Lab 4 - Linked Queues and the Radix Sort
In this week's lab you will be implementing your own version of the
Queue data structure using a linked list, then use it to implement a
sorting method called the Radix Sort. You can get started by
creating a lab4 directory and downloading the startup code in the
file lab4.zip .
Due: 11:59 pm, Sunday, March 10
The purpose of the lab is to:
- learn how to implement a queue
- learn how to implement a linked data structure
- learn how to implement the radix sort
Part one: Writing the LinkedQueue class
Write a class called LinkedQueue that implements the
QueueADT interface found in the lab4.zip file. Your
implementation should be similar to the LinkedStack class
in the examples folder. You need to do the following in
- The header line of the class must say implements
- Define an inner class called QNode.
- Define two private instance variables of type QNode called front
and rear, which are references to the front and rear
nodes in the queue.
- Write a no-argument constructor which instantiates an empty
LinkedQueue. In an empty LinkedQueue, both front and rear
- Write implementations of the methods enqueue, dequeue,
isEmpty, and clear. All of these methods should be O(1).
- Write an additional method (not found in QueueADT), void append(LinkedQueue other), which
appends the contents of other
to this queue.
This method should operate by attaching the front node of other to the rear node of this. It should also
be O(1), which means that it should not loop through
either list. Make sure that you can handle the cases where
either this or other (or both) is an empty
Part two: Testing
Write a JUnit test class for your LinkedQueue class. Try
creating LinkedQueues of both Integers and Strings, enqueueing and
dequeueing some elements from each, and then checking the results.
Part three: Implementing the radix sort
Radix sort is a sorting method which works by testing the characters
of a set of strings, one at a time, from right to left.
Several passes are made over the data, one for each character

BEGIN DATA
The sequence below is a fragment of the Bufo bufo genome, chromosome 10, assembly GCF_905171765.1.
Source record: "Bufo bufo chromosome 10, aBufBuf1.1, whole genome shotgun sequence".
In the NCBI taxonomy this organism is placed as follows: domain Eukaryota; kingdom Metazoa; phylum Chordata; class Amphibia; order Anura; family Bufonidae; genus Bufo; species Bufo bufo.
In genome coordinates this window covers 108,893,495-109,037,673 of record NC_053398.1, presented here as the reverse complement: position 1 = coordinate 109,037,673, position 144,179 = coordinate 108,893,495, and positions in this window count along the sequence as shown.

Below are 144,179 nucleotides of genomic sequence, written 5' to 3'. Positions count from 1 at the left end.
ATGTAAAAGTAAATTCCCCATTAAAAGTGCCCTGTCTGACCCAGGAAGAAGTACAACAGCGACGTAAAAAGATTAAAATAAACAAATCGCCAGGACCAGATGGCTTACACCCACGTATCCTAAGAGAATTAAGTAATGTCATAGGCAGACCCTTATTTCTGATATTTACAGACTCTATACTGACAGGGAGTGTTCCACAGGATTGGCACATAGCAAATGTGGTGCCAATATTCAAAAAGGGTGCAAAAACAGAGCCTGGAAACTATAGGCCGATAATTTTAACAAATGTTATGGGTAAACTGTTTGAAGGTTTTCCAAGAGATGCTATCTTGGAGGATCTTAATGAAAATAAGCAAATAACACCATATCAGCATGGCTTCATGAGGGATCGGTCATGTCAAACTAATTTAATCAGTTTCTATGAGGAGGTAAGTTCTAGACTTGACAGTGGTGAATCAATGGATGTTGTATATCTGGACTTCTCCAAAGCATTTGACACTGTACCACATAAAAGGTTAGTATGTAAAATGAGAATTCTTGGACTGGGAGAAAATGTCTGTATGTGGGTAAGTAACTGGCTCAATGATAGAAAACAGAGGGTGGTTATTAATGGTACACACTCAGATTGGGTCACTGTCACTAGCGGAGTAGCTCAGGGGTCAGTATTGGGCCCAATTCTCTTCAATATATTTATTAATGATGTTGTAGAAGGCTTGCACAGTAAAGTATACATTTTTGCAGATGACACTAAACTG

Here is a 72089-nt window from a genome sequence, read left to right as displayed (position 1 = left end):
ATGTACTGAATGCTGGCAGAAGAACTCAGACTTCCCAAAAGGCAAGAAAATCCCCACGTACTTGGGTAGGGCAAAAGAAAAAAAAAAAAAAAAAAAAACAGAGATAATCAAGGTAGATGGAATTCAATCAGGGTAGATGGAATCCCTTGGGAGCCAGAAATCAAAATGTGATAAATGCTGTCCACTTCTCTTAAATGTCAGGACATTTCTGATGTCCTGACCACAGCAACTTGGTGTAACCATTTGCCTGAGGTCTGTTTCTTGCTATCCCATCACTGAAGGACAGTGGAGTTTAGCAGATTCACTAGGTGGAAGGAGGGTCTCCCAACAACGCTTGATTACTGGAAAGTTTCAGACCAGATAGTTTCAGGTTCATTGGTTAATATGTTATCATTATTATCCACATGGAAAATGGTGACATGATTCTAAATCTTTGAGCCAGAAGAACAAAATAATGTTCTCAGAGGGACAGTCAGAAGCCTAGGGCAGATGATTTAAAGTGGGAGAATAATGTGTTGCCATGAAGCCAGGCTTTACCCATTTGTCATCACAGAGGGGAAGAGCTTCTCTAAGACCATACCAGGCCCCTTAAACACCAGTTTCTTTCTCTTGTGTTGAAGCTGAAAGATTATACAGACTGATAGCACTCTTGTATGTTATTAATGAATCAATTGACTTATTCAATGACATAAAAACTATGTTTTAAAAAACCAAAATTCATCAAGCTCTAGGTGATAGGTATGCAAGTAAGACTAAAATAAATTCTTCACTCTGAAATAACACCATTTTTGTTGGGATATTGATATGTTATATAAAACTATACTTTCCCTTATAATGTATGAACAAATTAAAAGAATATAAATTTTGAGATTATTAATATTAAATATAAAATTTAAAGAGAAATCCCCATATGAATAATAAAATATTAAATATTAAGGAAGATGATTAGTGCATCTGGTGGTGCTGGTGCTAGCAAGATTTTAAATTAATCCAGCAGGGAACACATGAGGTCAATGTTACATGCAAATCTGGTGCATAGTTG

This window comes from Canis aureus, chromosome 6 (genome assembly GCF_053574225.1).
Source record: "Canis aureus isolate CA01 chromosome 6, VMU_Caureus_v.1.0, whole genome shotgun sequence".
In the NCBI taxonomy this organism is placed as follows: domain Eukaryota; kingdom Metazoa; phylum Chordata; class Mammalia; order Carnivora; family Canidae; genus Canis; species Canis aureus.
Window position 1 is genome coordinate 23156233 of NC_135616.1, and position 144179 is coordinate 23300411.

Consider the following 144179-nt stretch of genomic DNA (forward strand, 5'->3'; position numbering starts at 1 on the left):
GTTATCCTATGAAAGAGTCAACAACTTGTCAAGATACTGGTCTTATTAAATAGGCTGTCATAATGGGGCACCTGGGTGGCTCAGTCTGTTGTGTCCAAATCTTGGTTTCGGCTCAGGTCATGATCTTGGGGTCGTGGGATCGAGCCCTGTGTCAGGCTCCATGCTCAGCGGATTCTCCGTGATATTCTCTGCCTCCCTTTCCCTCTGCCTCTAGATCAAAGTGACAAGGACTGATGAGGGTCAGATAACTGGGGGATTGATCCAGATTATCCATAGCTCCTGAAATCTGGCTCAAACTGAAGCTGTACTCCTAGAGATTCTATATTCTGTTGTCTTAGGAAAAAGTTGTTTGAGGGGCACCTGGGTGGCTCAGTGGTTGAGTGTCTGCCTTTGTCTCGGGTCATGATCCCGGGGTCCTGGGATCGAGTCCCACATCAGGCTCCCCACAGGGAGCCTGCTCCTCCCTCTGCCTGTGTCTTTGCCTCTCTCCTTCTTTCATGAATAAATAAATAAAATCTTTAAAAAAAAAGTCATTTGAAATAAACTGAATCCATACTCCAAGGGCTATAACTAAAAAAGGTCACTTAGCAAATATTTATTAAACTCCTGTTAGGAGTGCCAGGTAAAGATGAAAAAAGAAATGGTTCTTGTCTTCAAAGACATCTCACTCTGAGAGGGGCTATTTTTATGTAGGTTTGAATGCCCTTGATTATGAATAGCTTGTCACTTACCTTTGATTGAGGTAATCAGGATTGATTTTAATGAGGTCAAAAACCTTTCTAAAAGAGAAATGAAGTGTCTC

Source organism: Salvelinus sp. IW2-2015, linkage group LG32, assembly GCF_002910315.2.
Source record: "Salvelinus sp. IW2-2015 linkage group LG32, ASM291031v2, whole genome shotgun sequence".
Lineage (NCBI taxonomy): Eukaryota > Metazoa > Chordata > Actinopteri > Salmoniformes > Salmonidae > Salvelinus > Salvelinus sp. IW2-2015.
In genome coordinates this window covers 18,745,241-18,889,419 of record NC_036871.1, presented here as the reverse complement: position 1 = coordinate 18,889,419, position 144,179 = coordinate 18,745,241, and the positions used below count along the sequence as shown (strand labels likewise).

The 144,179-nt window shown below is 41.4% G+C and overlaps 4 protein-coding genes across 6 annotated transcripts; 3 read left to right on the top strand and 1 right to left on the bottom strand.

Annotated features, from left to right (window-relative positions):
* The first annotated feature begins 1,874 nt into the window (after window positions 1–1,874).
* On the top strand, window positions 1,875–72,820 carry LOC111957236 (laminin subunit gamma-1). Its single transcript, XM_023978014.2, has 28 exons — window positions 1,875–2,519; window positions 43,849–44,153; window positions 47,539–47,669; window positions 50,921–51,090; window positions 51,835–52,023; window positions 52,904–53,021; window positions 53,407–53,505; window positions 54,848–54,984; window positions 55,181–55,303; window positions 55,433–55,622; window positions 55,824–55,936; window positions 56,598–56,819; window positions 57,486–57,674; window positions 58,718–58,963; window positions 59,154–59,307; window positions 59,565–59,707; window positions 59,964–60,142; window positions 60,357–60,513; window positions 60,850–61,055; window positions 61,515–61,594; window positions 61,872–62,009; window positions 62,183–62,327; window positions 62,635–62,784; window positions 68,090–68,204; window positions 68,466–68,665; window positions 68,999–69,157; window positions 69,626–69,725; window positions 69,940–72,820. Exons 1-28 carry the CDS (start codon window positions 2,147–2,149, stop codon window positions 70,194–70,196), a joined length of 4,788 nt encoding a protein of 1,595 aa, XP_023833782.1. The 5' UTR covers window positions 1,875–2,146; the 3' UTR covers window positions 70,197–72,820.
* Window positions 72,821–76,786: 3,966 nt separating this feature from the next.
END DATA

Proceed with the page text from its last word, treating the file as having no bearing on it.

position. On the first pass, the strings are thrown into bins
according to the final (i.e., rightmost) character of the string.
(For strings using the English alphabet, there would be 26
bins.) After the all the strings are distributed into the
bins, the contents of the bins are combined into a single
list. The process is then repeated by sorting this list into
bins according to the next-to-last character, etc., until a final
pass based on the first character. When the final pass is
completed, the entire list is in ascending lexicographic order.
For the algorithm to work correctly, it's necessary that the bins
are maintained in FIFO order. Because of this, each bin will
be implemented with a Queue. And because there will be 26
bins, our implementation will use an array (or ArrayList) of 26
Write an application called RadixSort.java which does the
following: (This is the main method in RadixSort.java.)
- Create an array (or ArrayList) of 26 bins, one for each letter
of the alphabet. Each bin is represented by a
LinkedQueue. You need to first instantiate the array, then
instantiate 26 LinkedQueues to put into the 26 array slots.
- Use a Scanner to read a series of 7-letter words, one per
line, from System.in. Enqueue them in a Master queue,
represented by another LinkedQueue.
- For each character position p from 6 down to 0, do the
- Clear each of the 26 bins.
- Dequeue each name from the Master queue and enqueue it on a
bin according to the pth letter of the word. (See note 1
- Combine all the bins (from A to Z) into a single
LinkedQueue, by repeatedly calling append. The combined queue becomes the
new Master queue.
At this point, the Master queue should contain all of the
original words in alphabetical order. Repeatedly dequeue
them and write them to System.out, one word per line (that is,
in the same format as the input file).
1. You may assume that all of the strings consist of lower
case English letters (a-z). You can convert such a character
to an index in the range 0-25 by subtracting 'a', as in
c = s.charAt(i); //
get the ith character from the string s
int index = c-'a';
2. You may edit and compile your program using Eclipse.
To run your program, go to a terminal window, and enter the command
To read from the keyboard and write
to the screen:
To read from a file called filename
and write to the screen:
java RadixSort < filename
To read from file1 and
write to file2:
java RadixSort < file1 > file2
3. The lab4.zip file contains two test input files, one short
and one long, along with sorted versions of each one. You can
compare your output with the test output using the diff
command in a terminal window:
If the files are identical, there will be no output. If there
are any discrepancies, diff will display the non-matching
lines. (diff is a unix command also found in
macOS. There is a comparable command caled fc on
The directory you submit through handin should include all of
your Java files (including QueueADT.java) , and a README
file. Look through each of the files you've written or
modified and make sure you've included your name at the top of all
of them. The README should include a statement of
any known problems in your code. If you adhered to the honor
code in this assignment, add the following statement as a comment
at the top of your README file:
I have adhered to the Honor
Code in this assignment.
You now just need to electronically handin all your files using
handin. The assignment number is 4.
Don't forget to run lshand to verify that you've handed